Other integrated vector management
The NMCC Strategic Framework for Integrated Vector Management (IVM) promotes strengthened systems of vector control management that are sustainable and compatible with modern, decentralized health systems. A guiding principle is that effective control is not the sole responsibility of the health sector but requires the collaboration of various public and private agencies. It entails the use of a range of interventions, separately or in combination, including environmental management and chemical control, and requires the engagement of communities to ensure sustainability.
Characteristics of IVM include:
Utilization of a range of interventions, in combination and synergistically, from environmental management to chemical control;
Collaboration with other public and private sector organizations that affect vector breeding, such as irrigated agriculture and urban development;
Development of methods based on local knowledge of factors influencing vector biology, disease transmission and morbidity;
Engagement with local communities.
Establishment of approaches based on a public health regulatory and legislative framework.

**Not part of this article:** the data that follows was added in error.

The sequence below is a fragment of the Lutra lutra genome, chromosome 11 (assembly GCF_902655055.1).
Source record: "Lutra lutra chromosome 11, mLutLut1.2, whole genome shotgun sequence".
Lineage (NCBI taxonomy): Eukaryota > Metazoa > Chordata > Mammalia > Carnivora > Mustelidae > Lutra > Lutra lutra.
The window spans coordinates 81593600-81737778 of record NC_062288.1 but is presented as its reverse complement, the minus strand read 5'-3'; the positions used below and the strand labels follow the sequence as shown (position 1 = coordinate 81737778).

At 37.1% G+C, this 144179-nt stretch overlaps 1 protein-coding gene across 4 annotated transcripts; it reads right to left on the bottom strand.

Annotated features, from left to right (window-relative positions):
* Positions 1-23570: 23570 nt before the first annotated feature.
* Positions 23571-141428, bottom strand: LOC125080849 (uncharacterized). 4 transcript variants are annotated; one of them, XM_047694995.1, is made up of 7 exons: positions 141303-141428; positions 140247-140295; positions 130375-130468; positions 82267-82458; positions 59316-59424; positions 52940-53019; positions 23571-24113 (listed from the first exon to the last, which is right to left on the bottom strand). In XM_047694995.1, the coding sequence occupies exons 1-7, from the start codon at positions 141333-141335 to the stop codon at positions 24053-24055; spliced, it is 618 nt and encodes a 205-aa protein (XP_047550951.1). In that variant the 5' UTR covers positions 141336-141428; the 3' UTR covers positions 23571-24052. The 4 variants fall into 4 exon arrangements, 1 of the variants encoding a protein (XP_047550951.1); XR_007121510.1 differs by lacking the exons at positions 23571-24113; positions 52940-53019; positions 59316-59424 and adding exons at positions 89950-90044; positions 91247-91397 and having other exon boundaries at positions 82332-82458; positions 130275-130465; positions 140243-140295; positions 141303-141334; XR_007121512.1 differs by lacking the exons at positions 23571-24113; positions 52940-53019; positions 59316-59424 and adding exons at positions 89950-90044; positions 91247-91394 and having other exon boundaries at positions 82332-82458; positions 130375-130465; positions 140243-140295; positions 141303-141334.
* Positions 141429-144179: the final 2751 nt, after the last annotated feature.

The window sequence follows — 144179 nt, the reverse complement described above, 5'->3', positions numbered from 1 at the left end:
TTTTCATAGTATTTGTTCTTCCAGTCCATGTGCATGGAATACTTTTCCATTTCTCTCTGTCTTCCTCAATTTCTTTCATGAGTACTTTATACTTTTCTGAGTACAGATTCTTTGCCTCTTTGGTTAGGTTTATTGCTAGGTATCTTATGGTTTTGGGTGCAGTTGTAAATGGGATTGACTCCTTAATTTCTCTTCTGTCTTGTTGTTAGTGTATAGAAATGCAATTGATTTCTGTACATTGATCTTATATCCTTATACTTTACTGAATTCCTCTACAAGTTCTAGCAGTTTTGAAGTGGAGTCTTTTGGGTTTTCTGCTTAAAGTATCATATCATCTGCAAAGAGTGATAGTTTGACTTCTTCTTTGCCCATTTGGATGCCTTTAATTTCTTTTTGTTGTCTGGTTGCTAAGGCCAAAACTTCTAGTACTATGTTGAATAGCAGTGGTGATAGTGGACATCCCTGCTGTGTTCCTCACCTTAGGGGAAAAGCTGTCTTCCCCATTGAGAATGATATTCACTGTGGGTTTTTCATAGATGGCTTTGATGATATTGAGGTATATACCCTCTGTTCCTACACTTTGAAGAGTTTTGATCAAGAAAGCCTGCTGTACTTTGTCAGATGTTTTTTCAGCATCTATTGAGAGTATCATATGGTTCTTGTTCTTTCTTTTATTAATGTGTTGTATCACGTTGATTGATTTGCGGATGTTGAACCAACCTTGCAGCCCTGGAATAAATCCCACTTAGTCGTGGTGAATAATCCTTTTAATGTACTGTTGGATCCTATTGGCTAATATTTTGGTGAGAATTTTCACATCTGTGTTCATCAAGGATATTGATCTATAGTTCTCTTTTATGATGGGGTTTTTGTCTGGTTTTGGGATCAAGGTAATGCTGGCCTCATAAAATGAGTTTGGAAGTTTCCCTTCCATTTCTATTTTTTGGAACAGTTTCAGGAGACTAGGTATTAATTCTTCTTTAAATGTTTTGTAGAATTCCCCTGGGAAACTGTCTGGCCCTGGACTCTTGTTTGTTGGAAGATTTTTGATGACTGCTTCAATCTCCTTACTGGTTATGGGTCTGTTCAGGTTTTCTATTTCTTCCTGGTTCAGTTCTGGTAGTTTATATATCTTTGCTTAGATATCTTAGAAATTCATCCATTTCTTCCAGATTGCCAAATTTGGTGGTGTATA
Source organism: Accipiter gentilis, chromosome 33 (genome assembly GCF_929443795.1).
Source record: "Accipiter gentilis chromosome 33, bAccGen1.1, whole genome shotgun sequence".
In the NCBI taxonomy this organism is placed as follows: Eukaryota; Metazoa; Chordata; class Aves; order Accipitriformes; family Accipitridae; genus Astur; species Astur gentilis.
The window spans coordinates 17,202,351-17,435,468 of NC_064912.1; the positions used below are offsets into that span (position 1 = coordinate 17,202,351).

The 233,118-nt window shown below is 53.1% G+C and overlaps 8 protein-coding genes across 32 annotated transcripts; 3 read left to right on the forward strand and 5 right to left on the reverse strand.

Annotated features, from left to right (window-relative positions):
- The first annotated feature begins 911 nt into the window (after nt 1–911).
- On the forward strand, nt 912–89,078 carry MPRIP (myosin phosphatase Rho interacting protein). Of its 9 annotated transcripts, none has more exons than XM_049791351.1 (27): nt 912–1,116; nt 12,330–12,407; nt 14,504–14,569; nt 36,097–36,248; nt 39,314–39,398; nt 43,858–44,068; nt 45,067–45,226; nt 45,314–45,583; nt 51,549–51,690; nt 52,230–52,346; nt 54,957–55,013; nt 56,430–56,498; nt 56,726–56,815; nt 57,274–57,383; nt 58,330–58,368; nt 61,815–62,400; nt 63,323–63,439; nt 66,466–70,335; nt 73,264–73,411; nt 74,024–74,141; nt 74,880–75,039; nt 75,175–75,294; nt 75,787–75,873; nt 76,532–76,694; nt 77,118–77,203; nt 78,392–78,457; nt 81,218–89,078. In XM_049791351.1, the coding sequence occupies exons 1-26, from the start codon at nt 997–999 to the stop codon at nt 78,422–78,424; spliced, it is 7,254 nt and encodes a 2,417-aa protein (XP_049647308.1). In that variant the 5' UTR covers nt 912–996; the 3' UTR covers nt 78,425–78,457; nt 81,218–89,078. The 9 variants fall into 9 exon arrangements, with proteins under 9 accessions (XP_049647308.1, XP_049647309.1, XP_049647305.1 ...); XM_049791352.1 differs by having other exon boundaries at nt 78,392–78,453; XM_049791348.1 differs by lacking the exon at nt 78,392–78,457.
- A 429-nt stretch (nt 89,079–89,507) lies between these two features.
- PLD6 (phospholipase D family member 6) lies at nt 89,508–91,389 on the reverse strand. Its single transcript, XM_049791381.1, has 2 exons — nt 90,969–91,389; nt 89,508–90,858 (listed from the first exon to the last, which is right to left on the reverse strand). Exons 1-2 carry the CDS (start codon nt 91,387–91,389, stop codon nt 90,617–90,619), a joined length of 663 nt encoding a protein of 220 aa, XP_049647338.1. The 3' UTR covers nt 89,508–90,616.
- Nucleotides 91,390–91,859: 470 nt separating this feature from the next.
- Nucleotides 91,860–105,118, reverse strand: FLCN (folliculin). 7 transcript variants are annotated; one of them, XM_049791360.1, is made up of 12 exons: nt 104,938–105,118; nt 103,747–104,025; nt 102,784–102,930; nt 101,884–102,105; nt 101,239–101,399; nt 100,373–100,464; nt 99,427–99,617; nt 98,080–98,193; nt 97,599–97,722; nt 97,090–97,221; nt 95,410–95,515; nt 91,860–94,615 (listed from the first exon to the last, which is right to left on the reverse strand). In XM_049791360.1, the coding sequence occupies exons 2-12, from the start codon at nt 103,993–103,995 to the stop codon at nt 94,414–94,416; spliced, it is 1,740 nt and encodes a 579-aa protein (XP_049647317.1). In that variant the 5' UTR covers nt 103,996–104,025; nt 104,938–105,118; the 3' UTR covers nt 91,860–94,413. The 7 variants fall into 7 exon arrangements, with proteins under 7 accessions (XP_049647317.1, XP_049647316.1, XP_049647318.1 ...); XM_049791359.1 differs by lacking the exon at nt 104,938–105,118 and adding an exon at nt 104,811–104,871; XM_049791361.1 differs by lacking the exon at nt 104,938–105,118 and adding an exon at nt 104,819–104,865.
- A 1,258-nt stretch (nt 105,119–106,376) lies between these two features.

An IVM-based process will be intrinsically cost-effective, have indicators for monitoring efficacy with respect to impact on vector populations and disease transmission, and employ acceptable and sustainable approaches compatible with local health systems. The IVM strategy in Zambia focuses on indoor residual spraying of insecticide and insecticide-treated bednets as the main emphases for vector control. These interventions are being augmented by the implementation of simple and appropriate environmental management practices, including winter larviciding, source reduction, and mosquito proofing of buildings in urban and peri-urban areas. Linked with focused operational research, common malaria vectors in Zambia are being identified and studied for improving malaria control efforts.